Preventative Medicine Guidelines
Preventive medicine is very important. Our doctors recommend the following schedule to stay healthy. Please check with your insurance company for coverage of these services.
Complete Physical Examinations
Physicals are recommended every three years until age 50, then annually thereafter. This doesn’t mean that patients should only be seen every three years. If you are being treated for diabetes, high blood pressure or elevated cholesterol, please make an appointment every six months.
- Tetanus (TdaP) booster every ten years.
- Prevnar 13 is given at age 65, then Pneumovax (pneumonia) one year later. In diabetics or asthmatics, the vaccine can be given earlier.
- Zostavax (shingles vaccine) once from age 50 if the person has not had shingles.
- Gardasil vaccination is recommended for both males and females from age 9-26. It prevents infection with HPV (human papilloma virus), the virus that causes most cases of cervical cancer.
Read more on our Vaccines page.
Bone Density tests are recommended for women age 65 and up, approximately every 3-5 years. Younger if risk factors for osteoporosis, such as being on prednisone chronically. and early menopause, smoking
Colon Cancer Screening
Colonoscopy is recommended every ten years from age 50 but will be initiated at an earlier age if there are symptoms of colon disorders such as diarrhea, constipation, rectal bleeding, or if there is a family history of colon cancer. Alternatively, a fecal immunochemical test for blood in the stool (FIT test) can be done annually. We prefer colonoscopy as it’s a direct look into the colon.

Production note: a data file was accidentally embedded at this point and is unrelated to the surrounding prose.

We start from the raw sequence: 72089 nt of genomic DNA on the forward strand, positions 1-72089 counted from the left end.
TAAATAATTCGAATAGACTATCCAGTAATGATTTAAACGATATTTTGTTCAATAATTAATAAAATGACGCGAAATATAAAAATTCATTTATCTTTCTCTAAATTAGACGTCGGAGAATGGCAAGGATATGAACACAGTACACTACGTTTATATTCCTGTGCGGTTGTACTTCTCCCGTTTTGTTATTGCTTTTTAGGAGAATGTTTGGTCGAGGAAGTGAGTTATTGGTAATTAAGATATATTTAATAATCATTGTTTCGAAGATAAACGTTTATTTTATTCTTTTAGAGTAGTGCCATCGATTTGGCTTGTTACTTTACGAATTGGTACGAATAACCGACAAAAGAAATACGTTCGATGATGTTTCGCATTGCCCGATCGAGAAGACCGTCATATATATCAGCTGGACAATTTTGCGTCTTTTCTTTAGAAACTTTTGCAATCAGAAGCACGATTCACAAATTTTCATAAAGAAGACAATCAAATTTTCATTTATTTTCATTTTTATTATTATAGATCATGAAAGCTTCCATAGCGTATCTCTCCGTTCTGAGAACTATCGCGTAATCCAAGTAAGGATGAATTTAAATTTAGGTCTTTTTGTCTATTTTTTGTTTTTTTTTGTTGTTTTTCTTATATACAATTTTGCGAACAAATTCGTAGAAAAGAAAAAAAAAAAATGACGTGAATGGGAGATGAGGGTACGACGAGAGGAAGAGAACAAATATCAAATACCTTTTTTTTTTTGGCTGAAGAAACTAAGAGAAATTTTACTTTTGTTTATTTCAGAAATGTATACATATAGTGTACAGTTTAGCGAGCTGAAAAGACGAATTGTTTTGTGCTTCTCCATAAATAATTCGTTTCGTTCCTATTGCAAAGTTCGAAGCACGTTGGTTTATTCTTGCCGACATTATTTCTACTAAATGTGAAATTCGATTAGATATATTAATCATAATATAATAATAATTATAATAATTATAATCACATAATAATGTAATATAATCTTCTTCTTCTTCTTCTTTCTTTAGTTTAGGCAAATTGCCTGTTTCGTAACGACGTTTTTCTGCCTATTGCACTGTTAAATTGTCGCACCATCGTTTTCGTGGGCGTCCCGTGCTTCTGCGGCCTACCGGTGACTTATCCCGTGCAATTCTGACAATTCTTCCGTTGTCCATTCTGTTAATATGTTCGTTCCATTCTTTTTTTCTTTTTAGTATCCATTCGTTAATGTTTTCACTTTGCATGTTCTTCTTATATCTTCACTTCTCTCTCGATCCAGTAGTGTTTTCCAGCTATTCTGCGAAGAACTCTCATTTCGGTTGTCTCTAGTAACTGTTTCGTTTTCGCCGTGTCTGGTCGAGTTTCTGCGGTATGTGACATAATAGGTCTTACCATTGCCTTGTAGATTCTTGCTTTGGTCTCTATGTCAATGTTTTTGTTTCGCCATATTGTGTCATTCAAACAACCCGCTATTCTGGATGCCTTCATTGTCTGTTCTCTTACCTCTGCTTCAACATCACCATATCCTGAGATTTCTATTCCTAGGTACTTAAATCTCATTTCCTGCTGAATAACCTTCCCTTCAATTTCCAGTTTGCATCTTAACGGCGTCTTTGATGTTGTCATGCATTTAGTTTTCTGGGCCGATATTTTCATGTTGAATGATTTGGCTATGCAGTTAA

Lung Cancer Screening (Current or Former Smokers)
Recommenced for men and women aged 55-80. Also, current smokers or former smokers, who quit no more than 15 years ago, with at lease a 30-year pack smoking history (Meaning you have smoked the equivalent of at lease one pack of cigarettes per day for 30 years, or tow packs per day for 15 yeas.
We individualize recommendations. Screening is now recommended starting at age 45 or 50. The American Cancer Society recommends one every one to two years from age 45: US Preventive Services Task Force recommendation is for every 2 years from age 50.
Clinical Breast Exam
A clinical breast exam (CBE), performed by a health care provider, should be part of a physical, about every 3 years for women in their 20’s and 30’s and every year for women 40 and over.
Pap tests are started at age 21 and performed every three years. Between the ages of 30-65 pap tests are preformed every five years. HPV screening should be done with the pap test. They are generally stopped at age 65 with adequate negative results. Screening should occur more frequently in women who have established risk factors for cervical cancer. If there’s ever any abnormal bleeding at any age, an examination is necessary.
Aortic aneurysm screening
The USPSTF recommends a one time screening for abdominal aortic aneurysm (AAA) with ultrasound in men ages 65 to 75 who have ever smoking.
PSA (Prostate specific antigen)
No current guidelines exist to recommend a screening at this time, but we individualize recommendations based on a person’s history, symptoms and personal preferences. This is because of the concern of detecting prostate cancers that never would have made a man ill. Instead, a man should discuss his own prostate risk with his physician to make an informed decision on whether or not he should choose prostate cancer screening. We recommend checking a PSA blood test if there are any symptoms of prostate disease, such as difficulty in emptying the bladder. Additionally we check a PSA if there is a history of prostate disease. A prostate rectal examination is generally started at age 40.